Basic principles of probability theory

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					                          Procrustes analysis
•   Purpose of procrustes analysis
•   Algorithm
•   Various modifications
                           Purpose of procrustes analysis
There are many situations when different techniques produce different configurations. For
       example when metric and non-metric scaling are used then different configurations may
       be generated. Even if metric scaling is used, different proximity (dissimilarity) matrices
       can produce different configurations. Since these techniques are used for the same
       multivariate observations each observation in one configuration corresponds to exactly
       one observation in another one. Most of the techniques produce configuration that is
       rotationally undefined.
Scores in factor analysis can also be considered as one of the possible configurations.
There are other situations when comparison of configurations is needed. For example in
       macromolecular biology 3-dimensional structures of different proteins are derived using
       some experimental technique. One of the interesting question is if two different proteins
       are similar. If they are what is the similarity between them. To find similarity it is
       necessary to match configurations of two protein structures.
All these questions can be addressed using procrustes analysis.
Suppose we have two configurations X=(x1,x2,,,xn) and Y = (y1,y2,,,yn). where each x and y are
       vectors in p dimensional space. We want to find an orthogonal matrix A and a vector b
       so that:
                     n                   n     p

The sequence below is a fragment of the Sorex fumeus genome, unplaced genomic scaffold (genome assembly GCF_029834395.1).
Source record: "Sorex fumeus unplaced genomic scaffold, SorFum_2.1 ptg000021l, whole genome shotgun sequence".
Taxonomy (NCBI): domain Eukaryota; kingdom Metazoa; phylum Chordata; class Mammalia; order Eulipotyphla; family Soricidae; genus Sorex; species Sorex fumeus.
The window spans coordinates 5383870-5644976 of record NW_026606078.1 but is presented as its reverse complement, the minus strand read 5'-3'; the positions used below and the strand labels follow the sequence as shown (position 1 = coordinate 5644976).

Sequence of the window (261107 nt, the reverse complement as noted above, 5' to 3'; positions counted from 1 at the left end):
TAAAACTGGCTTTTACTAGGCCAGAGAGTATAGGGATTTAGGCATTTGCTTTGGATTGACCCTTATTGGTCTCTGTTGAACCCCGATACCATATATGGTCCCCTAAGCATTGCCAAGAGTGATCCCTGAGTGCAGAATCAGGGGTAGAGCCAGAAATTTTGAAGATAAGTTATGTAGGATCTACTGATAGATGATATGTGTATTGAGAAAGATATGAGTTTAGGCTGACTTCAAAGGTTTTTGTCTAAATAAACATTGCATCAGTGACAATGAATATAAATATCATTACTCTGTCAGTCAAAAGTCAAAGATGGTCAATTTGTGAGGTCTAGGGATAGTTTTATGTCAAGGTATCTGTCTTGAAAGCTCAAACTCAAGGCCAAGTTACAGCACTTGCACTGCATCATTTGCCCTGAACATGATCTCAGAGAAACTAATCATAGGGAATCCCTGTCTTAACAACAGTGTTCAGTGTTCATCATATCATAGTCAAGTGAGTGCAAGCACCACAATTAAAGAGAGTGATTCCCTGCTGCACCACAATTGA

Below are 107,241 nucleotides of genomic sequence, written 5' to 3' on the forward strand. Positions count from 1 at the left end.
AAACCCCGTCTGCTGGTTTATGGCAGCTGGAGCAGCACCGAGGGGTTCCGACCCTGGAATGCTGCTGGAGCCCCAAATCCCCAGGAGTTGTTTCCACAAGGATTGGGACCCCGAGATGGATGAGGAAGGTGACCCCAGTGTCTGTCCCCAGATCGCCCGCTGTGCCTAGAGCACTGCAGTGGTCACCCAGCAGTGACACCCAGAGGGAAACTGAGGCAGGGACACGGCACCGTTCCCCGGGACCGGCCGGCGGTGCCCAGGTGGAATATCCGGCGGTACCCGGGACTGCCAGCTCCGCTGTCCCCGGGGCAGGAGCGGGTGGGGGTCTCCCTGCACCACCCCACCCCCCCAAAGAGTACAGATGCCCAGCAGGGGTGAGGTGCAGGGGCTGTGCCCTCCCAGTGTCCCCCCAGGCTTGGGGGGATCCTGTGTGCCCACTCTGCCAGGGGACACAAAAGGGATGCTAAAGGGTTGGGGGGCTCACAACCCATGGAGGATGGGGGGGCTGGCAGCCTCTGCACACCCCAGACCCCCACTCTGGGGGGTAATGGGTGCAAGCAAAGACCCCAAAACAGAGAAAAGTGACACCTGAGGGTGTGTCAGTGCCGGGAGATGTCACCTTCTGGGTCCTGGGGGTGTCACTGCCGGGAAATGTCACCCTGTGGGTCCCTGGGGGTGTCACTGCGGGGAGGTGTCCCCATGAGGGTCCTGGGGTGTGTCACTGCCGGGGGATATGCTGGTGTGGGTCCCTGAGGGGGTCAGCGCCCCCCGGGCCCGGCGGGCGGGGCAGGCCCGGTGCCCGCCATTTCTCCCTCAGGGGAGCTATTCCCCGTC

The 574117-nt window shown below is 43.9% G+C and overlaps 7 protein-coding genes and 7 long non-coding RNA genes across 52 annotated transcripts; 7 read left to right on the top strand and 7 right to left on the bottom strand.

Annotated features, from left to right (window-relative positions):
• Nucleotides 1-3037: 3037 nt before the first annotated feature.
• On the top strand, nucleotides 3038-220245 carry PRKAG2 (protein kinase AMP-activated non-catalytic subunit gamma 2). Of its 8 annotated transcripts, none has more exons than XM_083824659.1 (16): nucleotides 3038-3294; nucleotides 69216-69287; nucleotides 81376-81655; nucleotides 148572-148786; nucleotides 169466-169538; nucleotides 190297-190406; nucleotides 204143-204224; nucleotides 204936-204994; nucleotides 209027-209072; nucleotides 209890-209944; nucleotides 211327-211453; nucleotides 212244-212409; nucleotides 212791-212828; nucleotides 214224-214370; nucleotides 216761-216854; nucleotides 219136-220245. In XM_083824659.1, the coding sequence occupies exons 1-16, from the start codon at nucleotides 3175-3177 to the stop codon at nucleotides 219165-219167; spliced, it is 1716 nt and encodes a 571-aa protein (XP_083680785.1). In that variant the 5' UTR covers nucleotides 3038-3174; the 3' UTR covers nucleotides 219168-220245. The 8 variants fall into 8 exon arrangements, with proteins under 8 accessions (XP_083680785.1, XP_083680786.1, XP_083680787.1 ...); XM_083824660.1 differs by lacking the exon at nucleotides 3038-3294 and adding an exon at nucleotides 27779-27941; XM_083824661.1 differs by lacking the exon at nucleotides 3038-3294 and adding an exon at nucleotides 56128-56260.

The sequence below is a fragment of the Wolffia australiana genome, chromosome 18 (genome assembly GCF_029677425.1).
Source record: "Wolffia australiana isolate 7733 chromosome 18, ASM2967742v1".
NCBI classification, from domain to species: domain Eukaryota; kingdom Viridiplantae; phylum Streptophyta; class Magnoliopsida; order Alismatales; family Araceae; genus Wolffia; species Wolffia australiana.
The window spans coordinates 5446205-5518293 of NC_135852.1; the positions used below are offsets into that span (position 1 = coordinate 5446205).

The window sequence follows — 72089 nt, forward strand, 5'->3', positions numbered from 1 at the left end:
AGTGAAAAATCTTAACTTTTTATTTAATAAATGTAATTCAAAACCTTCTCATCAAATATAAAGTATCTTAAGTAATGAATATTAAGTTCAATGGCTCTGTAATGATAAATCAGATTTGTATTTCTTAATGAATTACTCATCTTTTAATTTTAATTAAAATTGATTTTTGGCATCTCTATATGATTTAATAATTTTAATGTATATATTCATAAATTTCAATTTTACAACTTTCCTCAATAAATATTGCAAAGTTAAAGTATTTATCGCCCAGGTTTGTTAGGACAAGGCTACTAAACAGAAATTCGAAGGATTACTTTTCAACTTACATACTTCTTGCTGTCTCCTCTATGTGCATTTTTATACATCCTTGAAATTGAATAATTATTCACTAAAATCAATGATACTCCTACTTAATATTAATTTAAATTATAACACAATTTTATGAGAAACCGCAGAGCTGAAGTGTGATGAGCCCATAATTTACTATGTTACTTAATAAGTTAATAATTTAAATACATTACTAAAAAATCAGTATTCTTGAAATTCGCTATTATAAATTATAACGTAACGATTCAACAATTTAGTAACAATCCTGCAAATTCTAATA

M 2  || xi  Ay i  b ||  ( xij  (Ay i  b) j ) 2  min
                    i 1                 i 1 j 1
                         Prcucrustes analysis: vector and matrix
It can be show that finding translation (b) and rotation matrix (A) can be considered separately.
       Translation can easily be found if we centre each configuration. If rotation is already
       known then we can find translation. Let us denote zi=Ayi+b. Then we can write:
                                      n                      n                n

                                      || x
                                     i 1
                                              i    z i ||  || x i  x ||   || z i  z || n || x  z ||
                                                            i 1             i 1

It is minimised when centres of x and z coincide. I.e.
                                                                 b  xz
We want centroids of the configuration to match. It can be done if we will subtract from x and y
     their respective centroids. Remaining problem is finding the orthogonal matrix (matrix of
     rotation or inverse). We can write:
M 2   || x i  Ay i || tr (X  YA)(X  YA) T )  tr (XX T )  tr (YAA T Y)  2tr (X T YA)  tr (XX T )  tr (YY T )  2tr (X T YA )
       i 1
Here we used the fact that A is an orthogonal matrix:

                                              AAT  I
Then we want to perform constrained maximisation:

                                            tr(XT YA)               max
                                            AAT  I

We can do it using Lagrange’s multipliers technique.
                                          Rotation matrix using SVD
Let us define symmetric matrix of the constraints by 1/2. Then we want to maximise:
                                          V  tr ( XT YA  Λ(AAT  I))  max
If we get derivatives of this expression wrt to matrix A and equate them to 0 then we can get:
                                                   YT X  ΛA

Here we used the following facts:
                              p     n